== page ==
A Bite of Applesauce
Against Whit's express orders, Eugene and Connie tamper with a top secret computer room--and the mysterious program Applesauce is unleashed.
Whit has been busy working on a new project at Whit's End, and his secretive attitude is nearly driving Connie crazy - especially when Whit lets Eugene in on the secret. Whit shows Eugene a special computer room behind the bookshelf in his office. The room contains a huge computer named Mabel and an unusual program called "Applesauce." Whit shows Eugene how to use Mabel but gives him strict instructions: (1) to keep the room a secret and (2) absolutely, positively, under no conditions is he or anyone else allowed to even look at "Applesauce." Eugene promises.
Later that week, Whit is at a city council meeting when the electric train set starts acting funny. Eugene goes to take care of the problem. He starts off toward the office, telling Connie to wait where she is. But her curiosity and frustration at being left out get the best of her. She follows Eugene into the office...and the computer room. Eugene immediately orders her out, but Connie stubbornly refuses to go until Eugene shows her how Mabel works. So Eugene shows her, swearing Connie to secrecy. Unfortunately, she sees the "Applesauce" program on the main menu and wonders what it does. Eugene adamantly refuses to look at "Applesauce" and insists that they both leave. Connie agrees, and finally they go.
But the next morning when Connie is running the shop all alone, the train set acts funny again. Connie tries to get Mabel to fix it, but she "accidentally" loads "Applesauce." The program causes Whit's End to go crazy! Eugene arrives and tries to stop the computer, with limited success. Finally, Mabel uses "Applesauce" to shut down the shop completely, causing the place to become as quiet as a tomb. Connie and Eugene are mortified.
When they finally face Whit, he is anguished that his two most trusted employees - and his friends - would disregard his wishes and instructions. Eugene and Connie apologize profusely, and Whit forgives them, but the damage is done. They must face the consequences. Effective immediately, Connie and Eugene can no longer work at Whit's End. They're fired.
- When Connie first entered the computer room, what should Eugene have done?
- Describe a time when you realized the benefits of having rules.
- What would have happened if (or when) you broke these rules?
- Why has God sent rules for us?
- Why does he command obedience to them?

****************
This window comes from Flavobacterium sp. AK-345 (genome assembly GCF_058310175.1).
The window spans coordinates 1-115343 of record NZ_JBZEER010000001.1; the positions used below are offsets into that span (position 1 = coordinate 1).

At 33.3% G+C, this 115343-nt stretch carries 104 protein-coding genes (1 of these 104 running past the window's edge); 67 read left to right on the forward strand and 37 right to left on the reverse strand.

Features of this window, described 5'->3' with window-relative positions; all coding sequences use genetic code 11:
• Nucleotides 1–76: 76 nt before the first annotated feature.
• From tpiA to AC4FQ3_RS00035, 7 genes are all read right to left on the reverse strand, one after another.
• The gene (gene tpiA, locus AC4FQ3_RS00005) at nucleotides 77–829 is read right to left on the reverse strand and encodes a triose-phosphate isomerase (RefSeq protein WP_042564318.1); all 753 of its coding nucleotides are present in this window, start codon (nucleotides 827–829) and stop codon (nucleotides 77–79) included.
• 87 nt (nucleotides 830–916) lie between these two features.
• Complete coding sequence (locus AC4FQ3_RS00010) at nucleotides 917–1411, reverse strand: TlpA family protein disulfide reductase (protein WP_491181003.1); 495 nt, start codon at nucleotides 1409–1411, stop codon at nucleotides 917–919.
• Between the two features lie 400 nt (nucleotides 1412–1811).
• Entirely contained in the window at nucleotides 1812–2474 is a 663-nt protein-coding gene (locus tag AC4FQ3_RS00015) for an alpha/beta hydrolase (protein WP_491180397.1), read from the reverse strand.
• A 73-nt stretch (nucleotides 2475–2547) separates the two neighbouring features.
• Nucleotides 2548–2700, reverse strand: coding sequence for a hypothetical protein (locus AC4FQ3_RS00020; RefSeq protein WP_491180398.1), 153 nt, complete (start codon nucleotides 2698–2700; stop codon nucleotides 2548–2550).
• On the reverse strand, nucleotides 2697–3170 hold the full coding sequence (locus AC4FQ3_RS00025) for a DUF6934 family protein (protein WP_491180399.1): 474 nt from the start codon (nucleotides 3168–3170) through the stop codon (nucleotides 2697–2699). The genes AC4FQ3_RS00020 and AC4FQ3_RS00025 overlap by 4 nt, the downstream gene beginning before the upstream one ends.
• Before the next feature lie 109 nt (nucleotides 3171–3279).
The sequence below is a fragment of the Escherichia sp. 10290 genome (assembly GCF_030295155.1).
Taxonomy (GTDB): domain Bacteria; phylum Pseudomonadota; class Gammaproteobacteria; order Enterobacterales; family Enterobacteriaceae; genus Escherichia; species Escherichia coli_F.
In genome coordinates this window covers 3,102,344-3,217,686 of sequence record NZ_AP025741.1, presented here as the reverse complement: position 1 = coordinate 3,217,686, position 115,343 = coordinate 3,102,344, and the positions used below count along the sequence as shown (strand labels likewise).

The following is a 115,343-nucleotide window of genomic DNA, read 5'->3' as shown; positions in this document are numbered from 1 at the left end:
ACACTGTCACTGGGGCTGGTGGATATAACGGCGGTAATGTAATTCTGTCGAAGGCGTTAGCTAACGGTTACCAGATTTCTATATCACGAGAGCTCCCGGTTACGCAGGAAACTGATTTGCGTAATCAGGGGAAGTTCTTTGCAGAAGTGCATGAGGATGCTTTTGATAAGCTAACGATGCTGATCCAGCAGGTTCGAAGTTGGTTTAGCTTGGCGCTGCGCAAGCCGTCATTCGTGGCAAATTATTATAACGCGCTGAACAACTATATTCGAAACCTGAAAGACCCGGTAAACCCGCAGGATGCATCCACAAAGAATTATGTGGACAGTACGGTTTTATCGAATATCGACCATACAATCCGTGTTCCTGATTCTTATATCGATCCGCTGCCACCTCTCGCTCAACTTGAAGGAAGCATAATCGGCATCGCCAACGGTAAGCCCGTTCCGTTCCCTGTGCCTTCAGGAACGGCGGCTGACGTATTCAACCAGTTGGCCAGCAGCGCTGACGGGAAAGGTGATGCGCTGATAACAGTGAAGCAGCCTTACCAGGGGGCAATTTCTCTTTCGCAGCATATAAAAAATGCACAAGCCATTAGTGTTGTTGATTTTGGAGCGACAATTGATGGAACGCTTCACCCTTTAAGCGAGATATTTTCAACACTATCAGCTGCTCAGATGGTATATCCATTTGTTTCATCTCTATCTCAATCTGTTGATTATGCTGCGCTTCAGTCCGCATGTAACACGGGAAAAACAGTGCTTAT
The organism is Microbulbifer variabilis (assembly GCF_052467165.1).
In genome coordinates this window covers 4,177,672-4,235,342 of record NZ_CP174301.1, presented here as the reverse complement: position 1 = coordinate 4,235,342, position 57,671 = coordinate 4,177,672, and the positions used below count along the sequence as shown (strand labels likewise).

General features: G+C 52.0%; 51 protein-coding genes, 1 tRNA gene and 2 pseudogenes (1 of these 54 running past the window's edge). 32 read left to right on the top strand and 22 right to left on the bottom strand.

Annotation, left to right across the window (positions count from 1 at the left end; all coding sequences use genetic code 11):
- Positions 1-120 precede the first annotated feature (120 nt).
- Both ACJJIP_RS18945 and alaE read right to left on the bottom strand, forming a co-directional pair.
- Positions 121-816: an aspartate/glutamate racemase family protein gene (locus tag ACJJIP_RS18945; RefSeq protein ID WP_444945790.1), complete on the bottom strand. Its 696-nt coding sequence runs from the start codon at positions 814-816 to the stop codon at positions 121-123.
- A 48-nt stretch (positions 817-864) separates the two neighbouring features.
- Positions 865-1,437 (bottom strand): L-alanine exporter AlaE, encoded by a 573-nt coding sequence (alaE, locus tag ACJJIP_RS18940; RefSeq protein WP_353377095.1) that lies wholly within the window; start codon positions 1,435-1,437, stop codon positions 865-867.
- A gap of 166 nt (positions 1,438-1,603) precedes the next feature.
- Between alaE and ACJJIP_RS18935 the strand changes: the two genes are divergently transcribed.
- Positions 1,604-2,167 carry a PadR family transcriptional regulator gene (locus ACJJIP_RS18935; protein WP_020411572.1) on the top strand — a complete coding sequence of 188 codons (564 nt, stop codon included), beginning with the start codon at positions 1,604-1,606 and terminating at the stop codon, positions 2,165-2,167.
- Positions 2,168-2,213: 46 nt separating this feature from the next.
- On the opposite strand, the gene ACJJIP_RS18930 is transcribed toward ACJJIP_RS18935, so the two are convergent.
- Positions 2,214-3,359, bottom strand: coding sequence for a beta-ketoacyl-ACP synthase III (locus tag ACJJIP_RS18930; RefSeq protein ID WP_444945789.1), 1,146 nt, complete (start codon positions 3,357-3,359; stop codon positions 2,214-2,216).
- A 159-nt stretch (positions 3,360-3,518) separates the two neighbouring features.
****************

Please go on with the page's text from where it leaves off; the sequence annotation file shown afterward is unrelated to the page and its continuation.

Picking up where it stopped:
Heard in episode
|Julius Schnitzelbonker||Chuck Bolte|
|Connie Kendall||Katie Leigh|
|Whit's End Customer||Nathan Carlson|
|Eugene Meltsner||Will Ryan|
|John Whittaker||Hal Smith|
|Donna Barclay||Azure Janosky|
Mentioned in episode
|Tom Riley||Eugene Meltsner|
|Jenny Whittaker||Eugene Meltsner|
- Parts of this episode are very similar to the very first story about disobedience, the one about Adam and Eve. God sets up a garden and says that Adam and Eve are allowed to eat from any tree but one. Whit sets up a computer room and says that Eugene may use any program but one. Connie, like Eve, was curious about the program and eventually was tempted into using it. She then got Eugene involved and at first they tried to hide what they did from Whit. In the end, they were sent away from the place they had sinned at. Also interesting is the name of the program: "Applesauce" (the fruit Adam and Eve ate is often depicted as an apple).
- This theme is expanded on in the first book of "The Blackgaard Chronicles", casting Philip Glossman as the character of the Serpent. Sent by Regis Blackgaard to "disrupt things" at Whit's End, Glossman subtly plants several doubts in Connie's mind. These doubts come up repeatedly throughout the story, tempting her to prove her equality with Eugene by looking at Applesauce.
- This episode introduced Whit's association with intelligence agencies and secret computer programs, revealing yet another side of his character.
- The key for the secret computer room in Whit's bookshelf is hidden in C.S. Lewis's "The Last Battle," the last book in The Chronicles of Narnia. "The Last Battle" is an apocalyptic story about the end of the world, but in a Christian context, so for the key to be hidden there hints ominously about the power of the Applesauce program - that it may have something to do with the end of the world. While looking for the key, Connie mentions "Dawn Treader" and "Magician's Nephew," other books in the series.
- Whit and Eugene discuss Eugene's previous work to automatize Whit's End during #52: “Connie, Part 2”, with Whit citing it as part of his inspiration behind the Computer Room.
- Whit's wiring of all the inventions into Mabel was previously mentioned in #62: “Let This Mind Be in You”, when Connie said she couldn't turn off the Bible Verse Mirror because Whit had wired it into the wall.
- Eugene repeatedly calls Connie by her first name. However, for many years after he would insist on calling everyone by his or her last name.
Connie Kendall: You know, train? Wooo-woo?
John Whittaker: I'm sorry. This grieves me. But Eugene, Connie, because of what you've done today, you're fired—effective immediately. You are no longer employees of Whit's End.